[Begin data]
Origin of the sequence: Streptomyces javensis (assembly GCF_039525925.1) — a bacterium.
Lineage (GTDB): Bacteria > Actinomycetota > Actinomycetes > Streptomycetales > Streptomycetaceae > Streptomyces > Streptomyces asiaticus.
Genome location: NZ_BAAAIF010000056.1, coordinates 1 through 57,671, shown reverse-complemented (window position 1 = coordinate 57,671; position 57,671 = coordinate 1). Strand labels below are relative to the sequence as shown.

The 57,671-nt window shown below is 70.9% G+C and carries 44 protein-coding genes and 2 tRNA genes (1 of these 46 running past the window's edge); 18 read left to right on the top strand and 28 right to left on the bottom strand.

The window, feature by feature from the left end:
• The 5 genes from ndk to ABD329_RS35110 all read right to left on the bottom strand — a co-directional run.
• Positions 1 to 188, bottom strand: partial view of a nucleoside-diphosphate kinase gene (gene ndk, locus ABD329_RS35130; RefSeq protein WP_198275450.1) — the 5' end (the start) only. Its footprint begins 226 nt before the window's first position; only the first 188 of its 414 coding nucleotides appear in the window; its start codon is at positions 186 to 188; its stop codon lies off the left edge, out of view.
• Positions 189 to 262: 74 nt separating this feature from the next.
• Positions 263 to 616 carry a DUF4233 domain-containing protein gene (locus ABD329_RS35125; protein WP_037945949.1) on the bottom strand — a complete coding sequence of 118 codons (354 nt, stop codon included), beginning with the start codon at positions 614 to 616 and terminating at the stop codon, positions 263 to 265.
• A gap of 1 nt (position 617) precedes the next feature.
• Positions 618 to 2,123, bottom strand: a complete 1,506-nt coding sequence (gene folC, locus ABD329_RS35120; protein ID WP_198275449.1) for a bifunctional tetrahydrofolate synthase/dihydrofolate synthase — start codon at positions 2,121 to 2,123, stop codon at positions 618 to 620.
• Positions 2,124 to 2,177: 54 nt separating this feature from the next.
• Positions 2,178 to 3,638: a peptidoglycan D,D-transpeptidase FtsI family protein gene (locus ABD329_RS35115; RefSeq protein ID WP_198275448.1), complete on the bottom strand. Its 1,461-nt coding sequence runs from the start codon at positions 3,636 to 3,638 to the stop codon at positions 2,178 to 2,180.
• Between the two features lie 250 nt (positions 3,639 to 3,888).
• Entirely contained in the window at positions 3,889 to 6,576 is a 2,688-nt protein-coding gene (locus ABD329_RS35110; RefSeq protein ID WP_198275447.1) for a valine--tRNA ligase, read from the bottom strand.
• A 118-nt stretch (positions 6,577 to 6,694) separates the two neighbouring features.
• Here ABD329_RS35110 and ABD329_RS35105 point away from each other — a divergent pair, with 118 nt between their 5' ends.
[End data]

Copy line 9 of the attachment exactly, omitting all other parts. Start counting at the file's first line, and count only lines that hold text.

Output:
• Positions 263 to 616 carry a DUF4233 domain-containing protein gene (locus ABD329_RS35125; protein WP_037945949.1) on the bottom strand — a complete coding sequence of 118 codons (354 nt, stop codon included), beginning with the start codon at positions 614 to 616 and terminating at the stop codon, positions 263 to 265.